By Nicole Greer, Senior Grants & Project Manager

Our goal at Parthenon Management Group (PMG) is to support our clients in every way possible, including assisting them to collaborate with their patients so that quality health outcomes are achieved. Improving treatment plans, promoting health education, translating research findings, and enhancing care all starts with strong communication between provider and patient. Health literacy is the degree to which an individual has the capacity to obtain, communicate, process, and understand health information and services in order to make appropriate health decisions. For effective communication when relaying upon health information, there are many important aspects to take into consideration. The Organization of Teratology Information Specialists (OTIS) is a group that I support here at PMG, and they are focused on providing evidence-based information to patients and their families, as well as healthcare providers on exposures before and during pregnancy and while breastfeeding. Outlined below are some components of health literacy that we utilize when presenting information via our website, social media posts, fact sheets, chat, text, email, and verbal counseling. We always want to be mindful of our audience so that we relay points for consideration clearly, use everyday language, explain complex terms, encourage patients to ask questions, and follow-up with appropriate materials. 

Nicole Greer

With so many consumers getting information online these days, the topic of health literacy is more important than ever. When folks go online and seek advice as to what condition they may have, or what medications they should take, it is critical that the source of that information be current, factual, and written in a way that is easy to understand. Here at the Organization of Teratology Information Specialists/MotherToBaby, we provide free, evidence-based summaries on exposures before and during pregnancy as well as during breastfeeding to both the public and healthcare providers in the form of fact sheets. We have guidelines that we follow to ensure readability for our audience, so they gain the understanding and knowledge they need to make a decision that is best for their health. Outlined below are guidelines we use when creating our messaging so that the language we use is comprehensive, data-driven, and helpful:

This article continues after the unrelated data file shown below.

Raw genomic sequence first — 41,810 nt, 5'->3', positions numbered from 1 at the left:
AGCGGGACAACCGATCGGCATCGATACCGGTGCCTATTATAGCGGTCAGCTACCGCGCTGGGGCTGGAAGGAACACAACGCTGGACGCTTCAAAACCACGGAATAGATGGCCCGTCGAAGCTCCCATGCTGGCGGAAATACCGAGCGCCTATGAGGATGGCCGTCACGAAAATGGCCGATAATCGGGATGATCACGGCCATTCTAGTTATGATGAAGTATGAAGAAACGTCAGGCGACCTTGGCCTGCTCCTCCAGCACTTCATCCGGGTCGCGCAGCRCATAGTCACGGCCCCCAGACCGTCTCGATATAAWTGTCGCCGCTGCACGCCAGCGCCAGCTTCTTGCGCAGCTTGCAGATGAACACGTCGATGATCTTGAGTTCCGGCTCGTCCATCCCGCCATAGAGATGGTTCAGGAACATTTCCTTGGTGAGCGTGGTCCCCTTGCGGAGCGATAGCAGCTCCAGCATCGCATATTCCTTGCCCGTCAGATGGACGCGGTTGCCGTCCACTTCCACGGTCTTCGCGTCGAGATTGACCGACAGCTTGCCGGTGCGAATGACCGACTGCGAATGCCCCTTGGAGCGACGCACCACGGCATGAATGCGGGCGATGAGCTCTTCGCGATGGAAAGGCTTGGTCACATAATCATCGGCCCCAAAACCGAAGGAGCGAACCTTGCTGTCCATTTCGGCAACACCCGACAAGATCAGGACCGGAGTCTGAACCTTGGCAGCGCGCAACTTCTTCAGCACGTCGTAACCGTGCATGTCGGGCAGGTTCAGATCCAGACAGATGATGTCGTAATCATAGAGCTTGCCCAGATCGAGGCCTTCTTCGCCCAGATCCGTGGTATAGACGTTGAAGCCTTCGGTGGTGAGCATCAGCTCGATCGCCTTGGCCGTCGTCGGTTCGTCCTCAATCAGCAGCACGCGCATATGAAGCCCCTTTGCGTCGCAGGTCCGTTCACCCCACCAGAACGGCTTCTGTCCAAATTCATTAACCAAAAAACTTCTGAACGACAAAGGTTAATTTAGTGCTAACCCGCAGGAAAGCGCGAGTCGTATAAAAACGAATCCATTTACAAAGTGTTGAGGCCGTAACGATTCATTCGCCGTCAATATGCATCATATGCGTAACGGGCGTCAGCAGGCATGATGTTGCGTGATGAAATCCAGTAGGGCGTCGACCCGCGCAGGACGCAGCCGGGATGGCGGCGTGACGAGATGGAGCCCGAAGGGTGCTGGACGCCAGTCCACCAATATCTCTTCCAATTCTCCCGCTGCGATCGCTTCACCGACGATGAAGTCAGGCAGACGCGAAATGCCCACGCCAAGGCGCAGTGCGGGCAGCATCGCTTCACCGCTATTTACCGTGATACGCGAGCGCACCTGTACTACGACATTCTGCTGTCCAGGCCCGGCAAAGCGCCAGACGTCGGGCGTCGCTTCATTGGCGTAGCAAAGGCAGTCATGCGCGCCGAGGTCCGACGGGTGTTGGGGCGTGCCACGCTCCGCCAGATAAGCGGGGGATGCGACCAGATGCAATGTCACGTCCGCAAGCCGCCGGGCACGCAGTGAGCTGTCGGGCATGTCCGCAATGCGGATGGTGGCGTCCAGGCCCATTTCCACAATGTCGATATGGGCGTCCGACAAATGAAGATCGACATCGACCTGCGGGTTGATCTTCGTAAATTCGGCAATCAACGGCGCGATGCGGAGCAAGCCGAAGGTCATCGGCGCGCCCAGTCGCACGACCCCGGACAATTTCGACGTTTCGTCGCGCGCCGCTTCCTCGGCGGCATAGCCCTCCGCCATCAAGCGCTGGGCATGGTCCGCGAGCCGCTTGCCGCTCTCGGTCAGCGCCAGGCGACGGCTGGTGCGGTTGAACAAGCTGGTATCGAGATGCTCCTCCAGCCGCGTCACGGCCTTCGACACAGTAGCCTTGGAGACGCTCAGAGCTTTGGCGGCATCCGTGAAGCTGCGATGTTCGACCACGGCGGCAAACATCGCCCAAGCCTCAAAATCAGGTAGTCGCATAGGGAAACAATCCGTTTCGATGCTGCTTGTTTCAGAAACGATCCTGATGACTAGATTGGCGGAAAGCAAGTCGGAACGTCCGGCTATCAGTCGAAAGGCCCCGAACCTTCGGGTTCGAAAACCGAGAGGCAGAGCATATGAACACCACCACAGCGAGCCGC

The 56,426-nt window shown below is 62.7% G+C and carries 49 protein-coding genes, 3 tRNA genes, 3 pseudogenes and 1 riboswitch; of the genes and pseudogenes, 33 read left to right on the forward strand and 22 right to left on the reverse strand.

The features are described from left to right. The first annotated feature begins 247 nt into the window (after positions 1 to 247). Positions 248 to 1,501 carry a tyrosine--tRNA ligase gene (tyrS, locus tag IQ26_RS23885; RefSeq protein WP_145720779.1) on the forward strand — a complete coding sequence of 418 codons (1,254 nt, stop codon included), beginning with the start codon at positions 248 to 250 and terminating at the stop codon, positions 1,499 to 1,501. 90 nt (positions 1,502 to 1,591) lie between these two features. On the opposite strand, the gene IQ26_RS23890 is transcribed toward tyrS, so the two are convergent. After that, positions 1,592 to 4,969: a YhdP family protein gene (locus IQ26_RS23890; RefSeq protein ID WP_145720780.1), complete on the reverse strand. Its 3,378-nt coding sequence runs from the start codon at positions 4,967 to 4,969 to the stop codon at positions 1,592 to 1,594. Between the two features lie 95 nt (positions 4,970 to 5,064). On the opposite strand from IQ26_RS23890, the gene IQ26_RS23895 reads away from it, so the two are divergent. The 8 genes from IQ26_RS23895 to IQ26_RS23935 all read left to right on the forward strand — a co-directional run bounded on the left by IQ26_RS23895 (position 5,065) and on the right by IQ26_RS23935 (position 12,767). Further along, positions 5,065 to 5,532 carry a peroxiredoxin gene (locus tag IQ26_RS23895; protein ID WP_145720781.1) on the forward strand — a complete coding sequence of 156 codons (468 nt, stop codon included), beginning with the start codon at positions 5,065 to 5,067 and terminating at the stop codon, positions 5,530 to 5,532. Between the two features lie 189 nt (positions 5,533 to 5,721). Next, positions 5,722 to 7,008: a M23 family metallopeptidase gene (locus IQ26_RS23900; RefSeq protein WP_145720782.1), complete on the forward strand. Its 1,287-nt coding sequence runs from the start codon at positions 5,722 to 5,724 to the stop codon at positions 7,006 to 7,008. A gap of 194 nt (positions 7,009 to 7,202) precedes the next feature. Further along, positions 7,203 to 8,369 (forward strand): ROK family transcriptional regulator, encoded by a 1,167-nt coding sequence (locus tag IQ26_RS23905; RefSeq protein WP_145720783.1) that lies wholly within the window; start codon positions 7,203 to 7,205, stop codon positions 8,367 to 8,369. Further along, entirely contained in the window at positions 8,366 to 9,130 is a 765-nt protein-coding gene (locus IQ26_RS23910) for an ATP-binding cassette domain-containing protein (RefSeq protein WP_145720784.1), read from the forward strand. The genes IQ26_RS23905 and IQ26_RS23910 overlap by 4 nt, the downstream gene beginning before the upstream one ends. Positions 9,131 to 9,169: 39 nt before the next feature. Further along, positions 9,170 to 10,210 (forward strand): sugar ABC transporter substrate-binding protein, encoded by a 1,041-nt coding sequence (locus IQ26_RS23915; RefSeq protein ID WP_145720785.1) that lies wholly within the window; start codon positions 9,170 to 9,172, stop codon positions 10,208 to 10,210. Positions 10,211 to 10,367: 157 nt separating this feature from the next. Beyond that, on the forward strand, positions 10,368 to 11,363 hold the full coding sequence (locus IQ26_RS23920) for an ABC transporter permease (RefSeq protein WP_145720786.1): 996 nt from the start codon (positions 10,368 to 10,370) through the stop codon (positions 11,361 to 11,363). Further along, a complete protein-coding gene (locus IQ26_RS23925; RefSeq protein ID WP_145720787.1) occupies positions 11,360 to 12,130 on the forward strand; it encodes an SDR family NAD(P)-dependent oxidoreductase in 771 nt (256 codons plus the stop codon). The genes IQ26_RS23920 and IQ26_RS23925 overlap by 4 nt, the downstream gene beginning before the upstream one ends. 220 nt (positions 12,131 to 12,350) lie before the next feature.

·   We aim to use inclusive language and be respectful by using gender-neutral terms. Biological sex is not the same as gender identity. There are people who were born as a biological female or male who transition to another gender identity, or do not identify with traditional gender labels at all. We want to remove the labels as much as we can to include all people who have a pregnancy, regardless of how they identify, and to be non-judgmental.

·   We strive to utilize an active voice, with a preference for answers being in 3rd person format.

·   We use non-directive wording as much as possible.

·   When possible, we try to have someone in our audience review our materials to ensure that they are reading it the way we intended to convey the science.

·   We refer to drugs by the U.S. generic name.

·   We do not use the word “safe” to qualify risks.

·   We cite references, guidelines, and current recommendations from credible sources and stakeholder partners who issue guidelines such as the American College of Obstetricians and Gynecologists (ACOG) and Federal agencies, such as the Centers for Disease Control and Prevention (CDC) where appropriate.

·   If no data is available, we strive to communicate this clearly. For example: “At this time, there are no studies on the possible long-term effects of _____ on the developing/breastfeeding baby. Therefore, it is not known if there is or is not an increased chance of a pregnancy complication.

·   In general, we aim to have our health messaging directed at consumers to read at or below an 8th grade reading level. You can use the following readability tools to accomplish this:

Microsoft Word

a. Go to: File Options Proofing Check “Show Readability Statistics”

b. Go to: Review Spelling & Grammar Address any Spelling & Grammar issues See Flesch-Kincaid Grade Level and Flesch Reading Ease

                                     i.     Flesch-Kincaid Grade Level of 8.0 – 8.9 or lower